Despite Sabine’s continuous efforts for more than ten years, her social work became obvious only after the outbreak of the Syrian war in 2011, followed by the refugee crisis that brought more than a million Syrians into Lebanon. Because of this tragedy and the precarious situation of the war-stricken Syrians, Sabine realized that it was time to help the most people possible, so she decided to cooperate with the Beirut DC cultural association, with support from the EU and UNICEF in Lebanon. After many visits to the Syrian and Palestinian refugee camps located between al-Beqaa and Beirut, Sabine decided to lead a workshop titled “Seeing the Self” to help teenagers and the victims of war and family and social violence to express themselves, writing about their experiences and turning them into short documentary films, with the help of specialized directors. This workshop produced about 19 short films that were entered in famous festivals around the world; some of them even became award-winning films. Most importantly, these films helped their heroes overcome difficult circumstances.
As Sabine worked with these children, she thought that this would be the limit of her social work, but after the influx of Syrian refugees to Greece, Sabine received a request from the Clowns Without Borders organization, of which she was a member. Sabine had submitted a proposal for social work in Lebanon, but she knew well that Greece, particularly Lesbos Island, was the most appropriate place for her activities, so she packed her bags and went to Greece.
It isn’t easy for Sabine to talk about her experience in that island, where many Syrian refugees came from all directions to escape death, including children, women, and young people who saw death with their own eyes; some saw relatives die at sea. They were praying and thought that they had arrived in Europe, but they soon realized that they were on a small island and still had a long way to go.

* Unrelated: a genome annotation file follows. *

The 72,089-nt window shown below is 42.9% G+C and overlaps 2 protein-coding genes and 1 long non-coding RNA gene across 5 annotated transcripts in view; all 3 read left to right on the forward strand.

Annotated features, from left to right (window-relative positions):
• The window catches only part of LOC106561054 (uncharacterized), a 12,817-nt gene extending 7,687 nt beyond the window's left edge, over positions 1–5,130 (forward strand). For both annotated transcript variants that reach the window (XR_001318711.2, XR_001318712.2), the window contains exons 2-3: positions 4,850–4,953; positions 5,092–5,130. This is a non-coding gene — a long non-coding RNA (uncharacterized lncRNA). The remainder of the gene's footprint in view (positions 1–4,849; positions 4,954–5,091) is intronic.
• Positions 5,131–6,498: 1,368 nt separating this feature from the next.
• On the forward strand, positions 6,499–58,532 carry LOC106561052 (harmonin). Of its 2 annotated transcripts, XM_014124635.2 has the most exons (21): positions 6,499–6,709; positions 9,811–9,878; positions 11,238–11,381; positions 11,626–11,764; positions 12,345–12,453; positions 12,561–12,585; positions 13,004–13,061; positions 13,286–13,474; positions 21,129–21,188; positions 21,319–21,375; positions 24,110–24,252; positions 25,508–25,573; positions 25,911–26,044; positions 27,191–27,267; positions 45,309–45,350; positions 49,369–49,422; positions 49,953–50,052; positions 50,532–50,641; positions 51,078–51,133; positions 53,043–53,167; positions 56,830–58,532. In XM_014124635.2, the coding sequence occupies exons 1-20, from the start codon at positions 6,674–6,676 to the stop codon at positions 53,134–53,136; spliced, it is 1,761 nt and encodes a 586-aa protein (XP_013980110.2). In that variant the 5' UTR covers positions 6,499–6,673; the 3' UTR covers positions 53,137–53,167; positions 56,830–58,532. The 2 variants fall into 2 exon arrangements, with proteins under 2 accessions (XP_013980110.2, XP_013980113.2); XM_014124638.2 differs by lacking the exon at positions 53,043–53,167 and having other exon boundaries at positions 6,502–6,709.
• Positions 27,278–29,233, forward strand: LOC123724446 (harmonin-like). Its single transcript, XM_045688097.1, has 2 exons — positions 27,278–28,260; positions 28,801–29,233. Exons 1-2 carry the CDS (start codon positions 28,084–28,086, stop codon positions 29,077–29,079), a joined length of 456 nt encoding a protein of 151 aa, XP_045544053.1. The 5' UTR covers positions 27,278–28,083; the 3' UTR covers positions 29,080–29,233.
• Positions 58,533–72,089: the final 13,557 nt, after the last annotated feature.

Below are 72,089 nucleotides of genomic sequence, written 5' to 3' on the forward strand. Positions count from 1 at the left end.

“Nobody laughed on that island, and even the social workers were in a state of shock. We were the only ones who laughed and tried to make everyone laugh,” Sabine said.
Sabine did not worry that the tragedies she had seen would make her an unhappy person. On the contrary, she draws smiles on the faces of these people. She laughs from the bottom of her heart to make others laugh and lift sorrow from their hearts.
Unfortunately, there is nothing that can document Sabine’s works of art because she is an artist that does not use pens or cameras. She only uses her red nose, her decorated skirt, and bubbles to perform her show. Only those watching her clowning shows can enjoy them, so her name may not be mentioned in history, unlike most great artists, but her image will be remembered by all those who watched her shows and laughed from the bottom of their hearts.
Sabine is preparing today to launch “The Caravan,” a new project in which she will be doing interactive shows in the streets of Lebanon. The ideas for Sabine’s shows will be based on the stories of Syrian refugees that she is recording. (Listen to the stories and follow her blog.) All Sabine wishes now is to find more people to volunteer in social work, because there is so much work to do and so few to do it.